I took a more conventional, less spatially-oriented approach than that used on Voteview. I used logit analysis to estimate a model using the two DW-NOMINATE scores and a variety of dummy variables to measure other possible influences like when the Member was elected and the committees on which the Member serves. The dataset consists of the 342 Members who served in the 112th Congress (and thus for whom the DW-NOMINATE scores are publicly available) and voted on the Amash Amendment.
It soon became clear that the relationship between support for the amendment and ideological position was more complex than a simple linear model would predict. What piques our interest in this vote is how the two parties divided over the amendment more than the division between the parties themselves. I thus included separate terms for each ideological dimension within each party. After doing so, including a dummy variable for party has no independent effect.
I also examined various measures of seniority in an effort to see whether there is any truth to pundits’ observation of a generational divide between older and newer members over the issue of domestic surveillance. It turns out that the generational divide is especially pronounced for Republicans. Those who were first elected to Congress in 2008 or 2010 were more likely to vote for the Amash amendment regardless of ideology. For the Democrats, the results are more muted. Those Democrats who were voted into office alongside President Obama in 2008 were especially likely to oppose him on domestic surveillance. However the few Democrats who were first elected in 2010 were no more likely to support the amendment than Democrats elected in 2004 or before.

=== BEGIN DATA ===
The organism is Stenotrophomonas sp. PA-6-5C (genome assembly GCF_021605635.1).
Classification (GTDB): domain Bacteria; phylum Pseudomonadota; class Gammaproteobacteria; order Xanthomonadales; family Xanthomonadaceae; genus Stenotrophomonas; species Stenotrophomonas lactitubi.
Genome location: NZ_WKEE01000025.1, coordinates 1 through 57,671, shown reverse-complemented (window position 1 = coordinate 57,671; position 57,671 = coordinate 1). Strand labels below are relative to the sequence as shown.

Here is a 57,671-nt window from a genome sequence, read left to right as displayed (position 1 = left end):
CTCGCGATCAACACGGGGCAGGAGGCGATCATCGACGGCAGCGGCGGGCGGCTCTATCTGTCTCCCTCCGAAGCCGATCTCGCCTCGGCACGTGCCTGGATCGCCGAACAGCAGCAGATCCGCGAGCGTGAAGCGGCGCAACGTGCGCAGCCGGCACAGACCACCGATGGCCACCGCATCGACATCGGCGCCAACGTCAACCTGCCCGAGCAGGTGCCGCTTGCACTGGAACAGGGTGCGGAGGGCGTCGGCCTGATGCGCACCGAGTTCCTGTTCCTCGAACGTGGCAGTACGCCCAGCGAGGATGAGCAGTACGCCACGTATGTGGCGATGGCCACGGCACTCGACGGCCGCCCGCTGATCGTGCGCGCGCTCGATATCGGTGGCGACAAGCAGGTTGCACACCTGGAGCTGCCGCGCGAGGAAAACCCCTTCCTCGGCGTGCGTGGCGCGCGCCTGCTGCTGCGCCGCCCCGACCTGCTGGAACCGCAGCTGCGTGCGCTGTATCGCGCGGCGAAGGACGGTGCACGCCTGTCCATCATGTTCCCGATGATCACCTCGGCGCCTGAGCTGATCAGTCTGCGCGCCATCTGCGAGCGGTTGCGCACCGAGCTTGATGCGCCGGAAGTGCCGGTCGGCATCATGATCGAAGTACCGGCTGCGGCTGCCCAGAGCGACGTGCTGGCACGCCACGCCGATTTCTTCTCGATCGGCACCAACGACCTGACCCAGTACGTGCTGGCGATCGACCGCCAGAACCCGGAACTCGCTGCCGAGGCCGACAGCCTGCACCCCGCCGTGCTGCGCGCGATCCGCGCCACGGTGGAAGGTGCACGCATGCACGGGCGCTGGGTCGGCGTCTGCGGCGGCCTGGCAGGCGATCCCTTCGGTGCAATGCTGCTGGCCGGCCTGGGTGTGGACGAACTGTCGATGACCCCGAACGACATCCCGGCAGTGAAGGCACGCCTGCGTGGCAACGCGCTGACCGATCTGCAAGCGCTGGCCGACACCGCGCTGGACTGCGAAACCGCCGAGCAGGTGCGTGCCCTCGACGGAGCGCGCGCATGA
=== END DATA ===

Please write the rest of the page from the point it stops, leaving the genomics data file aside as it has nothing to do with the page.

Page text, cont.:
Finally there is a strong effect for committee memberships. Members who serve on the House Armed Services or Select Intelligence committees were much more likely to vote against the Amash amendment. The effect was especially pronounced for members of the Intelligence Committee.
Favored Amendment to Cut Funds for NSA Metadata Collection Logit, 342 observations coefficient std. error z p-value -------------------------------------------------------- Constant −4.11799 0.699829 −5.884 4.00e-09 *** DW-Nominate Scores Dimension 1 ("Liberal-Conservative") Dems −12.2661 1.82358 −6.726 1.74e-11 *** Reps 5.13557 0.972324 5.282 1.28e-07 *** Dimension 2 (?) Dems −0.879454 0.662692 −1.327 0.1845 Reps −0.302442 0.642723 −0.4706 0.6380 First Elected to Congress Dems 2008 3.25482 1.07614 3.025 0.0025 *** Reps 2008-10 0.751204 0.334374 2.247 0.0247 ** Committee Memberships Armed Srvcs −1.03730 0.453937 −2.285 0.0223 ** Intel −3.15582 0.992305 −3.180 0.0015 *** Estimated R2 (McFadden) = 0.276671 Number of cases 'correctly predicted' = 258 (75.4%)
While we have come some way to understanding the factors motivating Members’ votes on the Amash amendment, the model still cannot account for the votes of about a quarter of the House.